• Severe AS with low-flow, low-gradient across valve and LV ejection fraction >50% (in patients with a small LV cavity and low cardiac output)
  • Asymptomatic but very severe AS on TTE
  • Asymptomatic but rapidly worsening TTE findings
  • When cardiothoracic surgery is being performed for other reasons in a patient who also has AS

The type of intervention for a given patient depends on a variety of factors including the patient’s medical co-morbidities, frailty score, surgical risk score, left ventricular function, and patient preference. Selection of the appropriate intervention is best made by a multidisciplinary heart team. The various interventions are discussed in the paragraphs that follow.

Balloon Aortic Valvuloplasty (BAV): This is a temporary, minimally invasive catheter-based procedure offered as palliative option or as a bridge to definitive intervention for patients unable to undergo definitive intervention immediately. A balloon is introduced via percutaneous route and expanded across the aortic valve to dilate the valve. The procedure can temporarily relieve symptoms of AS, although restenosis is common in the first few months after the procedure.

Transcatheter Aortic Valve Replacement
Transcatheter Aortic Valve Replacement

Transcatheter Aortic Valve Replacement (TAVR): TAVR is a minimally invasive procedure that delivers a bioprosthetic (tissue) valve into the site of the patient’s aortic valve via a catheter. TAVR was initially used for patients at high surgical risk with predicted poor short-term outcomes after cardiac surgery, but it is now also used in intermediate-risk patients eliminating the need for open heart surgery. Stroke rate and post-AVR pacemaker implantation may be slightly higher in TAVR patients in selected patients. With current procedural advances, most patients are discharged home within 24 hours of the procedure, thereby minimizing delirium that can develop with longer hospital stays.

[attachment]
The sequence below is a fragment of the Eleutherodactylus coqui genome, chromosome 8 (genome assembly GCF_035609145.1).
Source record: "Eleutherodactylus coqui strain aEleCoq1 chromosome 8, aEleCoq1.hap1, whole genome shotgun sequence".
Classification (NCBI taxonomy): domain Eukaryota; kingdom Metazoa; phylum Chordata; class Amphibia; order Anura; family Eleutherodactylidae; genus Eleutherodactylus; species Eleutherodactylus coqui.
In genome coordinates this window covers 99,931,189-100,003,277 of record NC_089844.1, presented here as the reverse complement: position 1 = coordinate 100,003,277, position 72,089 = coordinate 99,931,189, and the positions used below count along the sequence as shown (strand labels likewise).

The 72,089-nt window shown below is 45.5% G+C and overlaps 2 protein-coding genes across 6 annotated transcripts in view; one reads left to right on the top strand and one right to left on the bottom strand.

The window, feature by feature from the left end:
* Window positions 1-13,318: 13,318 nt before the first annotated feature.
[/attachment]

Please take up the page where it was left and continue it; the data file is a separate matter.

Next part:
Surgical Aortic Valve Replacement (SAVR): SAVR is the “gold standard” valve procedure with proven durability and safety for most patients, although advances in TAVR techniques are competing with SAVR indications. Either a mechanical valve and tissue (biological) valve can be used, with the choice for a given patient based on expected life span (mechanical valves last longer than tissue valves) and the need for long-term anticoagulation with mechanical valves. Bioprosthetic valves are being used more often in older adults because they do not need the long-term durability of mechanical valves and thus avoid the risks of long-term anticoagulation.

Post-Procedure Care

For patients requiring anticoagulation, warfarin is the drug of choice.  The newer oral anticoagulants are not approved for prosthetic valves. All patients should receive anti-platelet therapy, even if already on anticoagulation.  They also need endocarditis prophylaxis which includes dental procedures (other than routine cleaning). TTEs should be obtained shortly after the procedure, again later if symptoms or signs of valve dysfunction occur, and annually for patients with tissue valves starting 10 years after the procedure.

Palliative Care

The integration of palliative care concepts is important for all patients with aortic stenosis. Some of these patients may not be appropriate candidates even for minimally invasive therapies because of co-morbid illnesses such as advanced dementia or malignancies with a limited life expectancy less than 1 year. For such patients, enrolling in a hospice program can help manage symptoms and provide supportive care.

References and Resources

  • Nishimura RA, et al. 2014 AHA/ACC guideline for the management of patients with valvular heart disease.  J Thorax Cardiovasc Surg.  2014; 148: e1-e132.
  • Nishimura RA, et al. 2017 AHA/ACC Focused Update of the 2014 AHA/ACC Guideline for the Management of Patients With Valvular Heart Disease.  Circulation.  2017; 135: e1159-e1195.

National Editorial Board:  Theodore M Johnson II, MD, MPH, Emory University; Jenny Jordan, PT, DPT, Sacred Heart Hospital, Spokane, WA;  Jane Marks, RN, MS, FNGNA, Johns Hopkins University; Josette Rivera, MD, University of California San Francisco; Jean Yudin, CRNP, University of Pennsylvania

 Interprofessional Associate Editors: Carleigh High, PT; David Coon, PhD; Marilyn Gilbert, MS, CHES; Jeannie Lee, PharmD, BCPS; Marisa Menchola, PhD;  Francisco Moreno, MD; Linnea Nagel, PA-C, MPAS; Lisa O’Neill, DBH, MPH; Floribella Redondo; Laura Vitkus, MPH, CHES